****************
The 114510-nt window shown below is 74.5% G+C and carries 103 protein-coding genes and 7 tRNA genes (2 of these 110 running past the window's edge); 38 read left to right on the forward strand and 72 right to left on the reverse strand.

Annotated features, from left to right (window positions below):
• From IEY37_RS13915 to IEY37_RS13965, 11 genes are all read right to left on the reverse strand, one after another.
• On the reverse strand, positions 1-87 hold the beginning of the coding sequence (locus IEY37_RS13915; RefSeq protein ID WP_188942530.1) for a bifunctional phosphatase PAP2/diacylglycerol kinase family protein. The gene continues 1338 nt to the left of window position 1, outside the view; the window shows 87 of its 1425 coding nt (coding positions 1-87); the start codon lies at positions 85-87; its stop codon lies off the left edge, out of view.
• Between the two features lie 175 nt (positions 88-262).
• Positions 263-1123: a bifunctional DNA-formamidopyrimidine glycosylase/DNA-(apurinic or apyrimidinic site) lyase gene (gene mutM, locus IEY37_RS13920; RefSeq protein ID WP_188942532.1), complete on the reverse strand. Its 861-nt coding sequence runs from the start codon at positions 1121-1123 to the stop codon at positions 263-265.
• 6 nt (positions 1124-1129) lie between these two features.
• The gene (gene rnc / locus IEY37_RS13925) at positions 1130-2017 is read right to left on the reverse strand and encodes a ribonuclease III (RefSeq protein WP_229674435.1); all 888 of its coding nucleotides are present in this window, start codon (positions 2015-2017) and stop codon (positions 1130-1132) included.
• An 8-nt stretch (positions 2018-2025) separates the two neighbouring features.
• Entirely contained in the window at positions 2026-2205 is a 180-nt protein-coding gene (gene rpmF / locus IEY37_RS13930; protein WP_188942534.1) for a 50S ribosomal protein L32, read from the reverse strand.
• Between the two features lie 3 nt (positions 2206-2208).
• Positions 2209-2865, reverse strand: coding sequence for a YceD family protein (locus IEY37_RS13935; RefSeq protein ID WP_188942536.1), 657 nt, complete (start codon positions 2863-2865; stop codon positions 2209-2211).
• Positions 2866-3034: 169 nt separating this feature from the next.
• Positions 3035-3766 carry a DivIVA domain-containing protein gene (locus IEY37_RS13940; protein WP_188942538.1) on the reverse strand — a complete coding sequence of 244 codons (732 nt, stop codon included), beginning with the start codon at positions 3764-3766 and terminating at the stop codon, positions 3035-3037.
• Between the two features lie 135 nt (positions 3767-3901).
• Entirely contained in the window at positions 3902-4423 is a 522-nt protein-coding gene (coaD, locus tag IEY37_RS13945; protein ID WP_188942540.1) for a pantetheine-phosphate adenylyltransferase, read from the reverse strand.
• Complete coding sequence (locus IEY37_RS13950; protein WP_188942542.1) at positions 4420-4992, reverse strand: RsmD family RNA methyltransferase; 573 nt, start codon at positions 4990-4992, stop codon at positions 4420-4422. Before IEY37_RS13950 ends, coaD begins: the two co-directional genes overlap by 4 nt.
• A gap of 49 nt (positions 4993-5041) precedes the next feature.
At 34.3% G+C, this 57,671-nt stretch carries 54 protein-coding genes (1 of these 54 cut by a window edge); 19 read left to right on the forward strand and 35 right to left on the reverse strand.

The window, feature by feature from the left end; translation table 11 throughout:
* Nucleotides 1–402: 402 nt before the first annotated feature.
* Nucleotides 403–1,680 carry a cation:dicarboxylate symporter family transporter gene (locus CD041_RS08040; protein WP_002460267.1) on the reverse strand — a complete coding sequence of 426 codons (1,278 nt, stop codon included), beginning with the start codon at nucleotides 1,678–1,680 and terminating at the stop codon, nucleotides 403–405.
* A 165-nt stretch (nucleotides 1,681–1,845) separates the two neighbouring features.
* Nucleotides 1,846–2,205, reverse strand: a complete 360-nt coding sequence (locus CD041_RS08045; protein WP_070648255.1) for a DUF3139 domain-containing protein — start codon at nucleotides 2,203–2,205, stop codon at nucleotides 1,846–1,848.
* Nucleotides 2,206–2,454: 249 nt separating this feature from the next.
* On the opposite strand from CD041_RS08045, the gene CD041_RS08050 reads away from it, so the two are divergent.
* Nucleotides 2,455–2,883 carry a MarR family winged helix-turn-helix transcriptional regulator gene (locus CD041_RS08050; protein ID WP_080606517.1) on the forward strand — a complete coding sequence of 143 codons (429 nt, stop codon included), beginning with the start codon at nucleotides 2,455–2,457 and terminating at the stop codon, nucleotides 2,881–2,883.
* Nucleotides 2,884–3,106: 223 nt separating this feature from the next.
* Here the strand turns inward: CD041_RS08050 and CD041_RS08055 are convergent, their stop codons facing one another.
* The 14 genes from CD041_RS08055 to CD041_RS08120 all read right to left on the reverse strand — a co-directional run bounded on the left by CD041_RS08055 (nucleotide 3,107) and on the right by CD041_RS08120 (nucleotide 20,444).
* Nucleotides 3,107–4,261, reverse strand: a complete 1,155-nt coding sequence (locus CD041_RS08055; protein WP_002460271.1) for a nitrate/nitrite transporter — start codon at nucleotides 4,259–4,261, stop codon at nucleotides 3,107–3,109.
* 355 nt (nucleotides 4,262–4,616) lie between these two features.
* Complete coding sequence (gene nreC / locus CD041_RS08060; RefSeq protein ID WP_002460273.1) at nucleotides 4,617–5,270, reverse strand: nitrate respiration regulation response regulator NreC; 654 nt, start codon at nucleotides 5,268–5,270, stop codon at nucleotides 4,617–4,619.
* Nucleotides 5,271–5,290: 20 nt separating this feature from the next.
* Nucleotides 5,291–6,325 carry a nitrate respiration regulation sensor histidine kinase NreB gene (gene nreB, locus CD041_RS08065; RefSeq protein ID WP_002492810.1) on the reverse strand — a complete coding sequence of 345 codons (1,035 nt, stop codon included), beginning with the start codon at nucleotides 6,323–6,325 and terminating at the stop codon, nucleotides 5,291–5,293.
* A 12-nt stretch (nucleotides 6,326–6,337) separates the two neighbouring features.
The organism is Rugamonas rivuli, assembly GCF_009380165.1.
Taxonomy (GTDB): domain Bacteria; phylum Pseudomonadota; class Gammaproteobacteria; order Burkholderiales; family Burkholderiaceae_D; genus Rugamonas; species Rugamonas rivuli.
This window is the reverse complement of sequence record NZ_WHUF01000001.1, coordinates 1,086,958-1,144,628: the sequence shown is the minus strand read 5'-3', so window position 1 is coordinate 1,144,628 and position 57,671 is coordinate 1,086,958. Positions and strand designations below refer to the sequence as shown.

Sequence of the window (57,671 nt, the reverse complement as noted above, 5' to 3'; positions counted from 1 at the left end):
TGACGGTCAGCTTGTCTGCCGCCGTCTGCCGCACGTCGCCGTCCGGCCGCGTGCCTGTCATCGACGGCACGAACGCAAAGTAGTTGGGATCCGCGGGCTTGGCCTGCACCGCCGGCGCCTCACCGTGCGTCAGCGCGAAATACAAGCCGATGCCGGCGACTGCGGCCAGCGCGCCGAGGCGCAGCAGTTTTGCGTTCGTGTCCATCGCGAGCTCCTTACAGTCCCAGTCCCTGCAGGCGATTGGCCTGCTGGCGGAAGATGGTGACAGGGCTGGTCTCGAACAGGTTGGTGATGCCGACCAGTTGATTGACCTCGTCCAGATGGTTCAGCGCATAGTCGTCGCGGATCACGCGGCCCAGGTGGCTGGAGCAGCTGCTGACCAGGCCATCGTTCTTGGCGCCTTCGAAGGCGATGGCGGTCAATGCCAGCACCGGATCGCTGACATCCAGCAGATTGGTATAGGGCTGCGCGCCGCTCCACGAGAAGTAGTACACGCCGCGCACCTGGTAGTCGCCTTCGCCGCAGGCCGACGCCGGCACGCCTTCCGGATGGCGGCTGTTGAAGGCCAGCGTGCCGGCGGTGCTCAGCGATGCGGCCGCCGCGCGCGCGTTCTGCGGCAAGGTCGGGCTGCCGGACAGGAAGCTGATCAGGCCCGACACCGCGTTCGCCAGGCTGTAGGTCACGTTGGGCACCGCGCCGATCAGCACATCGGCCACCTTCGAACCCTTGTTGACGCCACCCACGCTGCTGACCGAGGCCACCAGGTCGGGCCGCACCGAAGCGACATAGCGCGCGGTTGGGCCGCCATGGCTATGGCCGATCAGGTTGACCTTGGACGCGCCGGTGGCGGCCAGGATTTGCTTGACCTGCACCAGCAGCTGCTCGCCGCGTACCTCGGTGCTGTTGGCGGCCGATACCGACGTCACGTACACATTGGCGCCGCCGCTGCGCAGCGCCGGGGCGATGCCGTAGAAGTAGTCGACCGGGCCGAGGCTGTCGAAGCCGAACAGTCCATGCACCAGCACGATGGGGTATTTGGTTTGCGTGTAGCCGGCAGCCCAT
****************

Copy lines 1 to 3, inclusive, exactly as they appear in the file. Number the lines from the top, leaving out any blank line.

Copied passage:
The 114510-nt window shown below is 74.5% G+C and carries 103 protein-coding genes and 7 tRNA genes (2 of these 110 running past the window's edge); 38 read left to right on the forward strand and 72 right to left on the reverse strand.

Annotated features, from left to right (window positions below):
• From IEY37_RS13915 to IEY37_RS13965, 11 genes are all read right to left on the reverse strand, one after another.